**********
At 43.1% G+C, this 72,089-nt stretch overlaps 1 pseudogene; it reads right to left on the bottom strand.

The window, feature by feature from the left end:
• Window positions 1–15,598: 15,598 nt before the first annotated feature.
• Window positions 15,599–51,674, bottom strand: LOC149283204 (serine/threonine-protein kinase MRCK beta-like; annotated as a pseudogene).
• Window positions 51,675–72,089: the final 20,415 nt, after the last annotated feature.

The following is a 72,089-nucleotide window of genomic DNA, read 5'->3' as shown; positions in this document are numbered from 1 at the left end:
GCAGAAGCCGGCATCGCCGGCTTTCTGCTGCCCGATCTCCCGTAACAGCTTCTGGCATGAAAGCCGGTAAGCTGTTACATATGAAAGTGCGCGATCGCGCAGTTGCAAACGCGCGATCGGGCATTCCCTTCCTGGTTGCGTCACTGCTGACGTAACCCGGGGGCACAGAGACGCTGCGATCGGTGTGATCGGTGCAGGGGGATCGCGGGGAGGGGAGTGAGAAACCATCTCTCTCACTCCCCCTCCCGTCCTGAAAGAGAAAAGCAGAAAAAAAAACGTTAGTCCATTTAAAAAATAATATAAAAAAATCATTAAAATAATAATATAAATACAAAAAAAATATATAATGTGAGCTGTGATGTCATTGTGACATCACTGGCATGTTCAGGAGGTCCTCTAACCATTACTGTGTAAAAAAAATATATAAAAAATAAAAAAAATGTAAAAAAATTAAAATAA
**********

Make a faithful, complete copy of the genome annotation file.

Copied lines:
At 43.1% G+C, this 72,089-nt stretch overlaps 1 pseudogene; it reads right to left on the bottom strand.

The window, feature by feature from the left end:
• Window positions 1–15,598: 15,598 nt before the first annotated feature.
• Window positions 15,599–51,674, bottom strand: LOC149283204 (serine/threonine-protein kinase MRCK beta-like; annotated as a pseudogene).
• Window positions 51,675–72,089: the final 20,415 nt, after the last annotated feature.

The following is a 72,089-nucleotide window of genomic DNA, read 5'->3' as shown; positions in this document are numbered from 1 at the left end:
GCAGAAGCCGGCATCGCCGGCTTTCTGCTGCCCGATCTCCCGTAACAGCTTCTGGCATGAAAGCCGGTAAGCTGTTACATATGAAAGTGCGCGATCGCGCAGTTGCAAACGCGCGATCGGGCATTCCCTTCCTGGTTGCGTCACTGCTGACGTAACCCGGGGGCACAGAGACGCTGCGATCGGTGTGATCGGTGCAGGGGGATCGCGGGGAGGGGAGTGAGAAACCATCTCTCTCACTCCCCCTCCCGTCCTGAAAGAGAAAAGCAGAAAAAAAAACGTTAGTCCATTTAAAAAATAATATAAAAAAATCATTAAAATAATAATATAAATACAAAAAAAATATATAATGTGAGCTGTGATGTCATTGTGACATCACTGGCATGTTCAGGAGGTCCTCTAACCATTACTGTGTAAAAAAAATATATAAAAAATAAAAAAAATGTAAAAAAATTAAAATAA